Dit dah dah... dah... dit dit dah dit.
Light in the darkness
Somebody said I should talk about politics. Very well. Everything surrounding the fall of Tom Daschle is quite distasteful. Although, I have it on good authority that he fully intended to take the position until he realised he had no idea what tax loophole the gift of "Department of Health and Human Services" could be itemised under.

Politics depresses me, so I'm going to turn to a matter of considerably more import: flashlights. I am a flashlight afficionado, because there is something about torches that is inherently ennobling. Darkness is one of the greatest, most terrifying ills mother nature can visit upon us, and we can banish it with a couple of D-cells--how cool is that?

Flashlights used to be rigged so that their intermittent switches turned them on, allowing them to be used as a signal light. It is self-evidently much easier to transmit messages to people when you can just put your thumb on the button (as opposed to flipping a switch, say). This was true of both high-quality flashlights and the kind you buy four for a dollar at Walgreens, I know because I used to lose a lot of flashlights and--so that I could communicate with my friend down the block--I therefore used to buy a lot of flashlights.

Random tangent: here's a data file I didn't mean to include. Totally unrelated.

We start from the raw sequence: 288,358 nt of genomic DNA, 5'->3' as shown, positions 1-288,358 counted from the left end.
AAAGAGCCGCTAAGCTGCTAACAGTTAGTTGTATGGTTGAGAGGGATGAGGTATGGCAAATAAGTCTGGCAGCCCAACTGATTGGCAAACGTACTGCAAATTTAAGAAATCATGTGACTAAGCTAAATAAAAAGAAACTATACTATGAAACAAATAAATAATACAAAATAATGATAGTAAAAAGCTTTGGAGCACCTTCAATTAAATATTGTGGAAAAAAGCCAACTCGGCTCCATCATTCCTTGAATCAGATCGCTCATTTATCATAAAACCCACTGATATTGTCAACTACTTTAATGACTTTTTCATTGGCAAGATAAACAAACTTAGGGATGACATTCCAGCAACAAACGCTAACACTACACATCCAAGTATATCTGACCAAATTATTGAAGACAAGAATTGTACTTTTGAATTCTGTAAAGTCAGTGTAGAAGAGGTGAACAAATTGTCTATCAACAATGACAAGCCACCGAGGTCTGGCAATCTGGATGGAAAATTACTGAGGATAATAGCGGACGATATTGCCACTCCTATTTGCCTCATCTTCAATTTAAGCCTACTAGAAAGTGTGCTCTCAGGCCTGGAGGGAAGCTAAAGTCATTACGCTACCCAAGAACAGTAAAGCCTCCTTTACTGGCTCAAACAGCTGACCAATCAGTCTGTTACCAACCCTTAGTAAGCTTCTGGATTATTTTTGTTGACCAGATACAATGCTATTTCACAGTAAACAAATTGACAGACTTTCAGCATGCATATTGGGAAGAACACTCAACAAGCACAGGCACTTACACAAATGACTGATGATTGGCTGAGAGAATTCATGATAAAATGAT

As I grew up, and thus switched to more mature signaling mechanisms like ICQ, I forgot about flashlights, by and large, until I was doing some late-night repairs on my car a few days ago and noticed something curious: rather than having an intermittent switch that turned the bulb on as long as it was held down, it had an intermittent switch that turned the bulb off as long as it was held down. This is much less useful for signalling.

Anyway, I gathered up the flashlights I had on hand, with the following results:
One had an intermittent switch that, when fully depressed, locked the flashlight on. This is my Maglite and it is ten years old now.
Three only had an on-off switch, with no intermittent button.
Two had an intermittent switch that turned the bulb off when it would otherwise be lit.

I wonder if I am imagining things, or if the decline and fall of Morse code has left people bereft of the need for signalling people (for those of you unfamiliar with why it is a problem to lift your thumb off the button to space out the signal, imagine a keyboard that you typed on by lifting your fingers off the keys, instead of depressing them). In the abstract, I can see why you would want to intermittently switch a light off instead of on. But the fact that none of my recent flashlight acquisitions--this includes both cheap plastic ones of such poor quality the Chinese didn't want them and dumped them on us, and flashlights with a nice rubberised grip and a solid metal feel--permit me to effectively signal others of my plight does give me pause.

Of course, I could be imagining all of this. I do that sometimes. What do your flashlights do?

6.02.2009 - 3h44
Comrade Alex
6.02.2009 - 6h11
7.02.2009 - 6h02

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